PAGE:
Worthylake was hired as keeper of the Boston Light on Little Brewster Island by the General Court of Massachusetts, at a salary of £50 a year; he was admonished that any dereliction of duty would cost him £100. Besides keeping the light burning from sundown to sunup, he was also expected to serve as a harbor pilot. Worthylake would live on the island with his wife, Ann, and daughter Ruth. He is also known to have kept a flock of sheep on Great Brewster Island; these drowned in a storm in 1717.
On November 3, 1718, Worthylake, his wife Ann, daughter Ruth, servant George Cutler, slave Shadwell, and friend John Edge were returning to the lighthouse after going into Boston to attend a sermon. Upon arrival near the island in a sloop, they alighted in a canoe to transport them to the station. The canoe capsized, and they all drowned. George Cutler's body was never recovered. Benjamin Franklin memorialized the event in his ballad "The Lighthouse Tragedy"; he hawked copies of the poem, printed by his brother, in the streets of Boston. A single copy, whose authenticity is unknown, survives.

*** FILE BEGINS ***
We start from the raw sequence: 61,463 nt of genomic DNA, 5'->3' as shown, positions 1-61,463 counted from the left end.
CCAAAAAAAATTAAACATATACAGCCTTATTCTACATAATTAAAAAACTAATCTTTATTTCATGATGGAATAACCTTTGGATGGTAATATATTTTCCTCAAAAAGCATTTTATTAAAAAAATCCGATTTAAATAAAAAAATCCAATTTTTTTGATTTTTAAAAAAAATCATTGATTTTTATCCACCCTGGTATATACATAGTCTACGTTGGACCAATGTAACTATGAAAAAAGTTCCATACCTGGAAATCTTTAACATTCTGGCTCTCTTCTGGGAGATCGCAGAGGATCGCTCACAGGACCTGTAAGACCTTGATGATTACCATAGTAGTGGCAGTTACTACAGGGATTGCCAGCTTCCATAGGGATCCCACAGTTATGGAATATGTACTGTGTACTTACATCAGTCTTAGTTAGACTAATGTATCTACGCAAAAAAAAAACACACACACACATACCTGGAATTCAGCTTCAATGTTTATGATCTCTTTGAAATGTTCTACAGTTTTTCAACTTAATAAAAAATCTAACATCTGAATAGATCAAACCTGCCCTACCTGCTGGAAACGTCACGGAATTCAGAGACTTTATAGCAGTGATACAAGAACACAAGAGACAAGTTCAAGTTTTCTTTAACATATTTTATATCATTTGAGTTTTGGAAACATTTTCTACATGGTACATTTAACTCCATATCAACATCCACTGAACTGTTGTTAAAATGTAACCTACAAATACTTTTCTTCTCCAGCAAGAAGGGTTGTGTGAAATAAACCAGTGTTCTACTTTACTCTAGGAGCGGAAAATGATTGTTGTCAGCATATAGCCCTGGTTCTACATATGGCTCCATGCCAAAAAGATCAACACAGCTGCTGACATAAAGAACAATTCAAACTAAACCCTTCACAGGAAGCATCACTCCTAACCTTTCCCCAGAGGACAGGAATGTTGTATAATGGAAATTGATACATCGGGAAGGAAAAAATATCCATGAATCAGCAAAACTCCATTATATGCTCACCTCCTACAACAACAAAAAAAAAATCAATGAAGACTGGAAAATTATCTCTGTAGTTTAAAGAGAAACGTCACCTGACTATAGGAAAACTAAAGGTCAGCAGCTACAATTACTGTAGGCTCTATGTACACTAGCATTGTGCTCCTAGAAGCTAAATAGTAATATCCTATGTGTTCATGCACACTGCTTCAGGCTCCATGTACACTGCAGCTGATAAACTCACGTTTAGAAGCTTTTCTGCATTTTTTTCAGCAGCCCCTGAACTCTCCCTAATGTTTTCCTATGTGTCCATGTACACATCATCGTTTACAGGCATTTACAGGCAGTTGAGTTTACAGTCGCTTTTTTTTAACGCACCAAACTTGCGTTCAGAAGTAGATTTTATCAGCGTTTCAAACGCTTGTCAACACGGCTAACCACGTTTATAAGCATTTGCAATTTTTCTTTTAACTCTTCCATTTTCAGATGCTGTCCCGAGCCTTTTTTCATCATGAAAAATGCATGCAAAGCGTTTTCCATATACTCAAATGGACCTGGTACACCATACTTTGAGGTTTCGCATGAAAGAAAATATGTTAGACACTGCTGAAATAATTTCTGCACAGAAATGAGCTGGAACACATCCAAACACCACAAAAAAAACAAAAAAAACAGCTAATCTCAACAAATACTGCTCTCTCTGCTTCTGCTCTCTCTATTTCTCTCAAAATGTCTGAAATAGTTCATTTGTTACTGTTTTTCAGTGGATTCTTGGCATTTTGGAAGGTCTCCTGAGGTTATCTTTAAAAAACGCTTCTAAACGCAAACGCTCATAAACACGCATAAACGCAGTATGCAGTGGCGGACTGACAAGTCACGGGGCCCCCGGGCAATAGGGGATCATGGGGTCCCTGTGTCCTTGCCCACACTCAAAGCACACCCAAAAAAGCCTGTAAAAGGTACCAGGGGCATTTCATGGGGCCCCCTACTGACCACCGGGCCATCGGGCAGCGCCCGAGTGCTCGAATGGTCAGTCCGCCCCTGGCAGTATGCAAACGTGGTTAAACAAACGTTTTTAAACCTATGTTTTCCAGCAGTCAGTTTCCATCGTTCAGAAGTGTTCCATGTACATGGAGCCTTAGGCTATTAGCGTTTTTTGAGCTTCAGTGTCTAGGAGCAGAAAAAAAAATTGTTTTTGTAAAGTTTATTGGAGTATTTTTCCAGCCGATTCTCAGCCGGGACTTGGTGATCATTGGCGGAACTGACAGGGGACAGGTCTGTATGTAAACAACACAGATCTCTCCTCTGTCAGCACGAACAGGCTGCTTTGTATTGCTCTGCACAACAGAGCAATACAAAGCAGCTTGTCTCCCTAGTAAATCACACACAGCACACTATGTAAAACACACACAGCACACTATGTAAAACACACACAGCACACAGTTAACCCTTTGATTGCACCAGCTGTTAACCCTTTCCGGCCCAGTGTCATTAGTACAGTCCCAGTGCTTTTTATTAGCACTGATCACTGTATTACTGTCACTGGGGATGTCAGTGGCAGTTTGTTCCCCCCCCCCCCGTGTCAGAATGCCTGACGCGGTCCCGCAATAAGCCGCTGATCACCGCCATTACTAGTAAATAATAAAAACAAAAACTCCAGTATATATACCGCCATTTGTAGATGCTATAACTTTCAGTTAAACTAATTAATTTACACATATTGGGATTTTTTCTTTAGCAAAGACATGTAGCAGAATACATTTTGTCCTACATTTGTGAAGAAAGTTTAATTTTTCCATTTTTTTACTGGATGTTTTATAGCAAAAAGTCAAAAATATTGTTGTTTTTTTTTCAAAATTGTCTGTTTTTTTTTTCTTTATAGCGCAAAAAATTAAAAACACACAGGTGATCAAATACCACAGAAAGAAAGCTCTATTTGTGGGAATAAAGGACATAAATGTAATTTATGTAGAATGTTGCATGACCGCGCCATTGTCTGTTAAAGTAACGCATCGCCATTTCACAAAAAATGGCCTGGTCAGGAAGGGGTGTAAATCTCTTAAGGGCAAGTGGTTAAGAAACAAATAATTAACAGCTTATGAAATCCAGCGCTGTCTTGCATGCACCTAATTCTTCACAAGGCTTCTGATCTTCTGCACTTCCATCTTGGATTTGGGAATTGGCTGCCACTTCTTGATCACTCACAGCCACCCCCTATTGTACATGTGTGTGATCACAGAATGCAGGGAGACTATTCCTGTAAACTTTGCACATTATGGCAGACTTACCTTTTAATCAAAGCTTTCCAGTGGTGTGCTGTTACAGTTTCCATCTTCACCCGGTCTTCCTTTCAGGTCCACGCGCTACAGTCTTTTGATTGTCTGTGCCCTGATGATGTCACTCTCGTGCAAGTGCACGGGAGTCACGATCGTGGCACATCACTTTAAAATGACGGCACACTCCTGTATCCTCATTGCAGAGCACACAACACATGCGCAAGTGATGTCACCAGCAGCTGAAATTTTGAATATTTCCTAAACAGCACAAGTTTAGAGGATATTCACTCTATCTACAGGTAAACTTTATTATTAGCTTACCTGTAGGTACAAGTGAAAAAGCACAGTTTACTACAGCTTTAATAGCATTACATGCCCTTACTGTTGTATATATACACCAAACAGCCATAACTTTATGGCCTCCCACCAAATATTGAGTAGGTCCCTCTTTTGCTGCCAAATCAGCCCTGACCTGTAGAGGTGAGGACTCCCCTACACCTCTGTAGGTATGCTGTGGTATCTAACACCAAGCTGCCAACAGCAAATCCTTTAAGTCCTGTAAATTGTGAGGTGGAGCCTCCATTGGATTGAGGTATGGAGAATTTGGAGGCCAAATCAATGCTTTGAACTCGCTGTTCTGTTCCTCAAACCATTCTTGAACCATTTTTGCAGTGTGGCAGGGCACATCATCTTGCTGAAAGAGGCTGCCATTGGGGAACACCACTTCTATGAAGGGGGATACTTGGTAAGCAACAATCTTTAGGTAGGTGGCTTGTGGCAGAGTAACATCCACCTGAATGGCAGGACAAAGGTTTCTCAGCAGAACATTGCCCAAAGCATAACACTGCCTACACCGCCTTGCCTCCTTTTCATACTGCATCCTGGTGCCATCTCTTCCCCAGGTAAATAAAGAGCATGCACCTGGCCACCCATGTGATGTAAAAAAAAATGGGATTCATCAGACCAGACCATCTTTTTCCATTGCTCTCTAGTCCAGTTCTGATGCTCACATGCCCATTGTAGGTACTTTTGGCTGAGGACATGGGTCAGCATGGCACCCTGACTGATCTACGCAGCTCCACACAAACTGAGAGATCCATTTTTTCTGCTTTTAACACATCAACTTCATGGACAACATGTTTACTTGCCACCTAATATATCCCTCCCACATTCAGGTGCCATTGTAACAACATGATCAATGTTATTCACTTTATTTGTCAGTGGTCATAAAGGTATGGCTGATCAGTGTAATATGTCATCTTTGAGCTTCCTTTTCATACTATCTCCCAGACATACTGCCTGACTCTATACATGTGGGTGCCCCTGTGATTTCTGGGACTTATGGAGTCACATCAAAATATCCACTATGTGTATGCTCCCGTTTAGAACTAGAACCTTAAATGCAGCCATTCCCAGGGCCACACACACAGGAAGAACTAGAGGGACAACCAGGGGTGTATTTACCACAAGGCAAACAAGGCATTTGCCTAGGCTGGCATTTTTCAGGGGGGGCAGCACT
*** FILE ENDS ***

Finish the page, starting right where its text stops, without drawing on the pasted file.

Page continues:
On November 14, 1718, less than two weeks after the Worthylakes had drowned, Robert Saunders, John Chamberlin, and a man named Bradduck were hired to maintain Boston Light until a replacement light-keeper could be appointed. They were summoned by a ship entering the harbor, in choppy seas, and Chamberlin and Bradduck both drowned on their return trip to the island. This event also inspired Franklin in his lighthouse ballad, as Chamberlin was called upon for a trivial reason and not for navigational support.
Worthylake, his wife, and his daughter are buried under an unusual triple headstone in Copp's Hill Burying Ground.
- History of Boston Harbor Light
- F. Ross Holland, Jr. America's Lighthouses: Their Illustrated History Since 1716
- Boston-Newsletter, November 10, 1718
- The Lighthouse Tragedy at CelebrateBoston.com
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